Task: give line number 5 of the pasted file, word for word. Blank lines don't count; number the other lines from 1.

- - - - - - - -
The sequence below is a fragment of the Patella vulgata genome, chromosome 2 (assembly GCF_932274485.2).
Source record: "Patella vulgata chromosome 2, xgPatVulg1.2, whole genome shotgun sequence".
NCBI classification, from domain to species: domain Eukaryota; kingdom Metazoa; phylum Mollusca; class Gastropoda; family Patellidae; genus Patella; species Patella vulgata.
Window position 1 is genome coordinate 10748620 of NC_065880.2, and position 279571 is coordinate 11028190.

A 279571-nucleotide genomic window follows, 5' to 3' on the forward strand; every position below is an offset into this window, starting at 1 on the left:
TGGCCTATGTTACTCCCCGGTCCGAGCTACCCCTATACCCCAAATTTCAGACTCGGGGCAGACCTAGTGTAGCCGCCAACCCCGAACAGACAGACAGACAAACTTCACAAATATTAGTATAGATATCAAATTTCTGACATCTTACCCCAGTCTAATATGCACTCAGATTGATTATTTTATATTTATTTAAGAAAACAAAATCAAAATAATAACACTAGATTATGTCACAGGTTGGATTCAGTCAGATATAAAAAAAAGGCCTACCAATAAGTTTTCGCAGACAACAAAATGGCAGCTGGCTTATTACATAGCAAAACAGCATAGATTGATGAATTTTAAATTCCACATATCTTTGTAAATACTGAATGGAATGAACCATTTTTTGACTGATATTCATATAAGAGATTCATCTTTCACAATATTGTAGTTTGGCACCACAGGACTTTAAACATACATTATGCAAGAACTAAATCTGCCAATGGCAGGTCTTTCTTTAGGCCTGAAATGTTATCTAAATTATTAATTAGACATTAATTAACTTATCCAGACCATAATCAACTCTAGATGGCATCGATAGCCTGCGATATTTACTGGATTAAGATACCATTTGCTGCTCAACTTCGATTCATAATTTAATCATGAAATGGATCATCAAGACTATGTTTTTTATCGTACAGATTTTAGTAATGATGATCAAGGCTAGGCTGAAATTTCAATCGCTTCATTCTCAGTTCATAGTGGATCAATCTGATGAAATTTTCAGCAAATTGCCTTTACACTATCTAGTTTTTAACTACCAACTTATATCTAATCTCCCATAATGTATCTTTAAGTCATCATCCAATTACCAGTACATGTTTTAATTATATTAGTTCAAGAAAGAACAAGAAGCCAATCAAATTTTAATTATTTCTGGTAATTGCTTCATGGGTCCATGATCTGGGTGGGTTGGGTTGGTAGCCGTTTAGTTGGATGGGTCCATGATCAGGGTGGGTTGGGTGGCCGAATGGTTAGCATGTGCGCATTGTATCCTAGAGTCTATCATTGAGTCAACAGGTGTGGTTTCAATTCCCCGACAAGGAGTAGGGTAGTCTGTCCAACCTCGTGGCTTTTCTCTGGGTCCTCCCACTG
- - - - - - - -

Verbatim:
A 279571-nucleotide genomic window follows, 5' to 3' on the forward strand; every position below is an offset into this window, starting at 1 on the left: